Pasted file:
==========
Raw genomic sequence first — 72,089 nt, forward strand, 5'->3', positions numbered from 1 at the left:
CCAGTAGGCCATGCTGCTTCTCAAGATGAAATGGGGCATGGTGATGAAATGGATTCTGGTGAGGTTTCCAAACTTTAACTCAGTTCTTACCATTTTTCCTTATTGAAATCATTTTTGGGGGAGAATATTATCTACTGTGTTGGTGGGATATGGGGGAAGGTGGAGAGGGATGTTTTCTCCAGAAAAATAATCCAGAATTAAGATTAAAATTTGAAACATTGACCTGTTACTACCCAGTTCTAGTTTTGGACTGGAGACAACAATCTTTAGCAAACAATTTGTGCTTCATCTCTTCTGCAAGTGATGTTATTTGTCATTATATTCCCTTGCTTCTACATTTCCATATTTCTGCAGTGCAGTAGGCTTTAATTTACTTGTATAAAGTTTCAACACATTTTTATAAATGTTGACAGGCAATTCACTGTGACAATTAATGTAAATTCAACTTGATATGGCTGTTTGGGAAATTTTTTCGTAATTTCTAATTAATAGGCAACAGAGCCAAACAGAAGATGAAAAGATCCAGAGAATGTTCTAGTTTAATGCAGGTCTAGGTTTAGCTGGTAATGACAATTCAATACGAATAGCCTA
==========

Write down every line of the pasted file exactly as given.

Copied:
Raw genomic sequence first — 72,089 nt, forward strand, 5'->3', positions numbered from 1 at the left:
CCAGTAGGCCATGCTGCTTCTCAAGATGAAATGGGGCATGGTGATGAAATGGATTCTGGTGAGGTTTCCAAACTTTAACTCAGTTCTTACCATTTTTCCTTATTGAAATCATTTTTGGGGGAGAATATTATCTACTGTGTTGGTGGGATATGGGGGAAGGTGGAGAGGGATGTTTTCTCCAGAAAAATAATCCAGAATTAAGATTAAAATTTGAAACATTGACCTGTTACTACCCAGTTCTAGTTTTGGACTGGAGACAACAATCTTTAGCAAACAATTTGTGCTTCATCTCTTCTGCAAGTGATGTTATTTGTCATTATATTCCCTTGCTTCTACATTTCCATATTTCTGCAGTGCAGTAGGCTTTAATTTACTTGTATAAAGTTTCAACACATTTTTATAAATGTTGACAGGCAATTCACTGTGACAATTAATGTAAATTCAACTTGATATGGCTGTTTGGGAAATTTTTTCGTAATTTCTAATTAATAGGCAACAGAGCCAAACAGAAGATGAAAAGATCCAGAGAATGTTCTAGTTTAATGCAGGTCTAGGTTTAGCTGGTAATGACAATTCAATACGAATAGCCTA